Culture

Seeing With Ancestral Eyes: Language and Celtic Worldview

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All images: Public domain

Hello everyone, and the bright blessings of early summer to you all! Today I would like to talk about ways to deepen our practice of Celtic Paganism. One the many  important tools that people may choose to utilize when walking a Celtic path is learning one of the modern Celtic languages – Scottish Gaelic, modern Irish, Welsh, Cornish, Breton and Manx. By dedicating ourselves to learning one of these languages we are contributing to protecting the survival of the language as well as the traditional culture embedded in that language.  Some people feel that they may not have sufficient time to learn a Celtic language, but there are free online sources that a person can use in their own timing. For example there is the app Duolingo where you can learn Irish or Welsh. For Scottish Gaelic there are some wonderful resources at learngaelic.scot.

Each of these languages is a portal into one of the Celtic cultures, including their history, beliefs and worldview. If we only look at the mythology and folklore, we are taking those things out of context, and as a result there can be many misunderstandings or confusion that can arise. For traditional cultures, the ancestral language is incredibly important for a sense of identity, both personal and tribal, and it encapsulates how that culture looks at the world.  That includes cosmology, social relationships, and the intricacies of religion.


scotland-802321_640When I began to learn Scottish Gaelic as my great grandmother had spoken, I instantly began to see how the language provided me with a new way of seeing, and a new way of exploring that culture. Eventually I learned Old Irish and studied other early Celtic languages so that I could read the mythology and the ancient literature in the original.  That really cracked open the geode, so to speak,  so that I could see the interior, the shining mysteries, and the sacred ways of seeing.

Around the world there are individuals, small groups, and organizations dedicated to teaching Celtic languages and cultures. You may want to get in touch with some of these groups or foundations, to help provide you with a sense of connection as you learn about Celtic languages and culture as an important step towards deepening your understanding of the mythology and religion.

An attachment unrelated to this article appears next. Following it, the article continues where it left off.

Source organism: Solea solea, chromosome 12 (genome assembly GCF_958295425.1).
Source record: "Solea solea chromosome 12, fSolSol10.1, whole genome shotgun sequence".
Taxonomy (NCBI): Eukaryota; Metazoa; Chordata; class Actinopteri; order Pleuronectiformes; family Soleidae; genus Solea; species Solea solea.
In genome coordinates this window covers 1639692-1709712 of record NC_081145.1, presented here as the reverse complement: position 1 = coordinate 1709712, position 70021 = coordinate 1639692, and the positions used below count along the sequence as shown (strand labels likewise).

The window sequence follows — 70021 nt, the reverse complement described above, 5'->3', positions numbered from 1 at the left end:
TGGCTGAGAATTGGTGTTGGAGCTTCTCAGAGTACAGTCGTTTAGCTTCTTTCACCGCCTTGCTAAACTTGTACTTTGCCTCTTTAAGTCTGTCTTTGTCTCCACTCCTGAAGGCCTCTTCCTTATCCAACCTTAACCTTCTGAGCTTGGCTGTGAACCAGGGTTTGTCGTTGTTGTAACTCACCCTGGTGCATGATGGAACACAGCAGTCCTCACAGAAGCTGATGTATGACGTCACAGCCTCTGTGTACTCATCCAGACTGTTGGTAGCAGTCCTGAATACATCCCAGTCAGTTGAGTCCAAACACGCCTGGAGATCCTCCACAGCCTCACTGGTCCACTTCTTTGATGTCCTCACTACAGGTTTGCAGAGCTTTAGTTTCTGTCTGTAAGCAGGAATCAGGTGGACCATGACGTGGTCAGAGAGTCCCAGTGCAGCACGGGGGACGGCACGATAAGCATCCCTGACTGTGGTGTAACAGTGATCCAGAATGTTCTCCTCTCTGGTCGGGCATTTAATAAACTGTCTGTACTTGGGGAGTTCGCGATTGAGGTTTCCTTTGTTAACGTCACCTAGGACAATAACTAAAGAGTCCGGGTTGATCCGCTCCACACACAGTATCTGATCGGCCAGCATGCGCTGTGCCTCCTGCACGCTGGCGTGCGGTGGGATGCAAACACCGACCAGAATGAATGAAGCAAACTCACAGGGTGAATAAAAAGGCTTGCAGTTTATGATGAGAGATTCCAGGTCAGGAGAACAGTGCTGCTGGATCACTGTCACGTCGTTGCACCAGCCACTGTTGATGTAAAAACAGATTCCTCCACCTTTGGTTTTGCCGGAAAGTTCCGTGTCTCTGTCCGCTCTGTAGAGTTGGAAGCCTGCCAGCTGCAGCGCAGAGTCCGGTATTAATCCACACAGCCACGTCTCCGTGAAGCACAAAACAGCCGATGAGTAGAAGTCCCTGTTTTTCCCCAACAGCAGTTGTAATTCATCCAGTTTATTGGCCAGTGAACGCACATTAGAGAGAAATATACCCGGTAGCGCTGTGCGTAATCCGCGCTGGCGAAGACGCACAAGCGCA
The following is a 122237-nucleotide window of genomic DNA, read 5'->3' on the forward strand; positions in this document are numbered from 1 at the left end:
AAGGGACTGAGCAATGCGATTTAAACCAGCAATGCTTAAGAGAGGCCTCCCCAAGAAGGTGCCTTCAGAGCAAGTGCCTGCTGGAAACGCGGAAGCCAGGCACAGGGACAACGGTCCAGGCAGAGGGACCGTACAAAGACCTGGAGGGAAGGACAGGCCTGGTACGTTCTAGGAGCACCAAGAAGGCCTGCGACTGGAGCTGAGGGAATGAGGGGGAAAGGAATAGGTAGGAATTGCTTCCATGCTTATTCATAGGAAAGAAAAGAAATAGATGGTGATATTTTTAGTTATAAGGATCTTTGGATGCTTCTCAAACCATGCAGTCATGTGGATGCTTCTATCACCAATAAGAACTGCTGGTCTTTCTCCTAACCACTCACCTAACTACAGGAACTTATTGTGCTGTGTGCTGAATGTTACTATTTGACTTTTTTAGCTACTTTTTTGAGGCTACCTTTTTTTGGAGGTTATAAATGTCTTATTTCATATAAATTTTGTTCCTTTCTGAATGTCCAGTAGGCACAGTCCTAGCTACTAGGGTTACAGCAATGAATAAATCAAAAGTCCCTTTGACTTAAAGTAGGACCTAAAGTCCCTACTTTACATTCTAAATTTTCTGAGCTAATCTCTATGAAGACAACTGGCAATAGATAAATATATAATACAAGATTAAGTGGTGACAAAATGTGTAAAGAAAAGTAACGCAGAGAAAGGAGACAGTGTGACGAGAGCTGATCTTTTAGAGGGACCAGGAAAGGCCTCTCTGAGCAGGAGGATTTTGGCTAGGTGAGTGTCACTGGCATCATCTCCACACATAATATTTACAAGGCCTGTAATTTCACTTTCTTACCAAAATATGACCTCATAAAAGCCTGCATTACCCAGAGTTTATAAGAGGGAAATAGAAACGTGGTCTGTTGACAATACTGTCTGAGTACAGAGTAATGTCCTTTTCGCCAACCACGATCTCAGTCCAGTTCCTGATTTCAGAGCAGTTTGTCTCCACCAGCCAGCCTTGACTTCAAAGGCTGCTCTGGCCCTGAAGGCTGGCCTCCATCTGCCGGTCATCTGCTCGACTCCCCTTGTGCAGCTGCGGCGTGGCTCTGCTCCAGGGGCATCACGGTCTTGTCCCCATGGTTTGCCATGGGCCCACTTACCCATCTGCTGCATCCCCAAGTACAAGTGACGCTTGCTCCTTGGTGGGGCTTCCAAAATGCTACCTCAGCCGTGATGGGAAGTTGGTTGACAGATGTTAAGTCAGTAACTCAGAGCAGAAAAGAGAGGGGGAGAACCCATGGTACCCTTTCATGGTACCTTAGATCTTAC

Sharon’s much anticipated book, entitled Celtic Cosmology and The Otherworld is currently on back-order at McFarland Publishers. Check it out here!

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“Despite censorship and revision by Christian redactors, the early medieval manuscripts of Ireland and Britain contain tantalizing clues to the cosmology, religion and mythology of native Celtic cultures. Focusing on the latest research and translations, the author provides fresh insight into the indigenous beliefs and practices of the Iron Age inhabitants of the British Isles. Chapters cover a broad range of topics, including creation and cosmogony, the deities of the Gaels, feminine power in early Irish sources, and priestesses and magical rites.”


Sharon’s other publications: 978-0-7864-6476-0.jpg

Celtic Myth and Religion: A Study of Traditional Belief (McFarland)

Celtic Myth in the 21st Century: The Gods and their Stories in a Global Perspective  

The Divine Feminine in Ancient Europe: Goddesses, Sacred Women and the Origins of Western Culture (McFarland)

Queen of the Night: Rediscovering the Celtic Moon Goddess (Red Wheel / Weiser)

Proceedings of the Harvard Celtic Colloquium (see also Harvard University Press website) 

The Moors (CD Baby / Itunes – Collector’s copies / Digital downloads)


Sharon Paice MacLeod

Writer, Teacher, Musician

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Sharon is a professional scholar trained in Celtic Studies through Harvard University. She has taught at the university level, and published and presented academic work in North America and Europe. Her areas of expertise include Historical Celtic culture and religion, mythology and folklore, Early Irish and Welsh Literature, languages and music, ritual and visionary traditions.

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